In ‘Presents from my Aunts in Pakistan’ the speaker is a girl who has one English parent and one parent from Pakistan. As a result she feels torn between the two very different cultures. She does not feel at home in either England or Pakistan. She shows this by saying “I longed for denim and corduroy” When trying on the Saris and Salwar Kameezes. She feels English in Pakistan and Pakistani in England “I could not rise out of its fire half-English” This quote means that she can rise up out of the Pakistani clothes because she is not fully Pakistani or English.
Another quote that shows this is “I tried on each satin-silken top- as alien in the sitting room” This means that wearing the Pakistani clothes made her feel out of place in the English sitting room. She feels similar to Tatankhulu Afrika in ‘Nothings Changed’ because he is also stuck between two cultures the ‘blacks’ and ‘whites’. This is shown by “Whites only inn” This quote demonstrates the metaphorical barrier between the two cultures. The speaker in ‘Nothings Changed’ is a black man who returns to district six.
In this poem the conflict between the two cultures is caused by the decades of apartheid government in South Africa trying to separate the ‘blacks’ and ‘whites’. Guard at the gatepost, Whites only inn” This shows the segregation as although apartheid has officially finished guards stand at the doors of many of the restaurants to prevent ‘blacks’ entering. The poem is set in district six. This was an area of Ca...
petown at the foot of Table Mountain. It was home to many different cultures and peoples from all over the world. But by 1966 the apartheid government classified district six as a ‘whites only’ area. Between 1966 and 1980 60,000 people were forcibly removed and their houses burned to the ground.
This injustice and the separation that still remains makes the poet feel very angry at the situation that he finds himself in. “hands burn for a stone a bomb to shiver down the glass’ This shows his anger as his hands are metaphorically burning with rage. He is so angry he wants to have a bomb to blow up the ‘whites only inn” to shatter the glass that is separating the ‘blacks’ and ‘whites’. He feels a great sense of injustice at the way that the whites are so much better off than the blacks, he shows this by juxtaposing the “up market haute cuisine” From the “whites only inn”
With the “bunny chows” From the “working mans cafe ” This shows the split as the whites receive the nice haute cuisine from a posh restaurant, while the blacks are eating bunny chows on a plastic tabletop. The poets have chosen different objects and events to represent the different cultures and show the clash or conflict between them. In ‘Presents from my aunts in Pakistan’ the poet describes how she is opening her gifts from her Pakistani relatives like “a salwar kameez peacock blue” and juxtaposing them with “… cardigans from marks and Spencer” and “… denim and corduroy”
This shows up the
difference between the two cultures as the salwar kameez is brightly coloured and highly decorated while the denim and corduroy are less glamorous but more practical. Many things represent the cultures in ‘Nothings Changed’. He used the differences in the foods of the two cultures as I showed earlier in the essay. Another piece of imagery that the poet uses is in the third stanza when the “grass and weeds” Could be used to describe the blacks as they are considered common and continually being trodden down and removed. Whereas he says that the whites as the “Incipient Port Jackson trees”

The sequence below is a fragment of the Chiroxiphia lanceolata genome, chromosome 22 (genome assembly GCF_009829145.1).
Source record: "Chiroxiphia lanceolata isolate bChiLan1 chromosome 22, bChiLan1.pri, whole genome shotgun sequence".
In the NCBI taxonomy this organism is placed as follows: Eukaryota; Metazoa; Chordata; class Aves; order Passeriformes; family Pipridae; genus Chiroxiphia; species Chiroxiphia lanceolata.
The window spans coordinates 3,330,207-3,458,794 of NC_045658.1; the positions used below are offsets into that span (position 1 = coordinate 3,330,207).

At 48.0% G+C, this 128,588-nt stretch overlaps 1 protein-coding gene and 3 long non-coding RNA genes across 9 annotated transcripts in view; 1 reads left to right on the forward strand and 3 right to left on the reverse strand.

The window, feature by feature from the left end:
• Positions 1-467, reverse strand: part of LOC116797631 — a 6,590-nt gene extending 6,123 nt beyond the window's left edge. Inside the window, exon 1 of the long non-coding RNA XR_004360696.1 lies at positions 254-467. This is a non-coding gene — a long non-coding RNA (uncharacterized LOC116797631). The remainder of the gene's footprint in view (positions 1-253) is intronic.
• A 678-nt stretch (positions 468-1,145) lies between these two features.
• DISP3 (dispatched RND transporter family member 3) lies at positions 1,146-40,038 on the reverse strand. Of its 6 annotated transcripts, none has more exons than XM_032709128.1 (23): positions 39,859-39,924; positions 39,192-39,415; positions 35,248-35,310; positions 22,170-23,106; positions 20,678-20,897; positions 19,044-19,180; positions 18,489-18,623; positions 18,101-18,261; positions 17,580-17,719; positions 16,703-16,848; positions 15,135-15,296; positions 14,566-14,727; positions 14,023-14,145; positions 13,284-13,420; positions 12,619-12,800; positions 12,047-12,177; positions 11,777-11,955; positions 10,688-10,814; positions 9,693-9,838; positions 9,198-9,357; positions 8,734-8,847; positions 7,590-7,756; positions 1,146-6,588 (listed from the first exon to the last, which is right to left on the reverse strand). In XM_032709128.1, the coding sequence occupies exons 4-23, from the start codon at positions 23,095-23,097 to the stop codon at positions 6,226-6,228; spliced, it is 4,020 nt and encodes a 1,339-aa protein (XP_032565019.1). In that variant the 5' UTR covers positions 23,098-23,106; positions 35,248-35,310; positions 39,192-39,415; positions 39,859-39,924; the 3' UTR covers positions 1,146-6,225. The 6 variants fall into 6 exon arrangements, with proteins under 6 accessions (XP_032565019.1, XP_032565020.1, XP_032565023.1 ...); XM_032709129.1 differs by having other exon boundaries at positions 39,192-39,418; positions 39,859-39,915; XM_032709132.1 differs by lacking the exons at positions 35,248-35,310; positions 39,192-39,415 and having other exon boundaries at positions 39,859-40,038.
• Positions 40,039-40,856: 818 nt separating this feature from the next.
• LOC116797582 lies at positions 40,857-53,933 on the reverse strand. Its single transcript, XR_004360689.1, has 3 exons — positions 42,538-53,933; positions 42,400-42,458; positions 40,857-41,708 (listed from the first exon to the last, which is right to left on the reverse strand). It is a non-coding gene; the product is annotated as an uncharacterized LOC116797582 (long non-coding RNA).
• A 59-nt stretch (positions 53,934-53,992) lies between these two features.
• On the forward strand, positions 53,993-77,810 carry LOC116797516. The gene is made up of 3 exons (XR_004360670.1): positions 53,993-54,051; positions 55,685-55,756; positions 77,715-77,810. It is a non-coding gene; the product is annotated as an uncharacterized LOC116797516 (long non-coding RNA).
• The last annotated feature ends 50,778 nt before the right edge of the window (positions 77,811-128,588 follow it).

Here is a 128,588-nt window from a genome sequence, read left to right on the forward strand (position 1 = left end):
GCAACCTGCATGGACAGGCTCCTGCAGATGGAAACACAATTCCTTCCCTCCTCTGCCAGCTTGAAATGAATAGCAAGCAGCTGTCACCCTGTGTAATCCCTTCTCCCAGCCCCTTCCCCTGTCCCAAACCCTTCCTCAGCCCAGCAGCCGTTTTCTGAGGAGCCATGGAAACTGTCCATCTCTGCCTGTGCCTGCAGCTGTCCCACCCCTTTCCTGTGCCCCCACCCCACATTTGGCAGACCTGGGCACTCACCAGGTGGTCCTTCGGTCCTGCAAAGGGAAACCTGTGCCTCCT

Which are trees that have been imported from overseas. They are bigger and more beautiful than the surrounding vegetation and so can symbolise the whites that have come from abroad and dominated the native black populations. The two poems have a very different structure. In ‘Presents from my Aunts in Pakistan’ the poet uses a clever structure because it makes you feel that she is writing the poem as she is opening the presents. She does this by going through each gift in turn describing them as they are opened. She the then moves on to later in the day when she is showing her new presents to one of her school friends.
Also things such as “a salwar kameez peacock blue and another” This adds to the readers perception hat she is writing the poem as the presents are opened because the ‘and another’ makes it sound like she is moving between the presents. The way that the spacing of the words is set out is designed to make the poem look deliberately muddled. I believe that this is to show how the poet is feeling undecided confused about her nationality. The poet creates emphisis on certain words and phrases by separating the lines of the poem. There is a different more emotional structure to ‘Nothings Changed’.
As the poet’s rage builds and becomes more involved in the poem, the structure of the poem becomes less defined. For example in the first stanza there is a regular structure but in the final stanza the number of words and syllables changes in each line in no obvious pattern. The fourth stanza is probably the most important stanza in the whole poem. The poet shows this by making it just three lines long “no sign says it is: but we know where we belong” It is so important as it sums up the whole message of the poem. It says that although the apartheid government has left power ‘no sign says it is’.
The black peoples of South Africa are aware that the problem of racism still stands in their way ‘we know where we belong’. This is the theme of the whole poem and those three lines sum it up really well. The poet in ‘Presents from my Aunts in Pakistan’ uses many poetic devices to make the poem more effective. She uses nature to describe many of the clothes in the poem such as “Peacock blue,” “… an orange split open” and “apple-green” She does this so that the reader can picture
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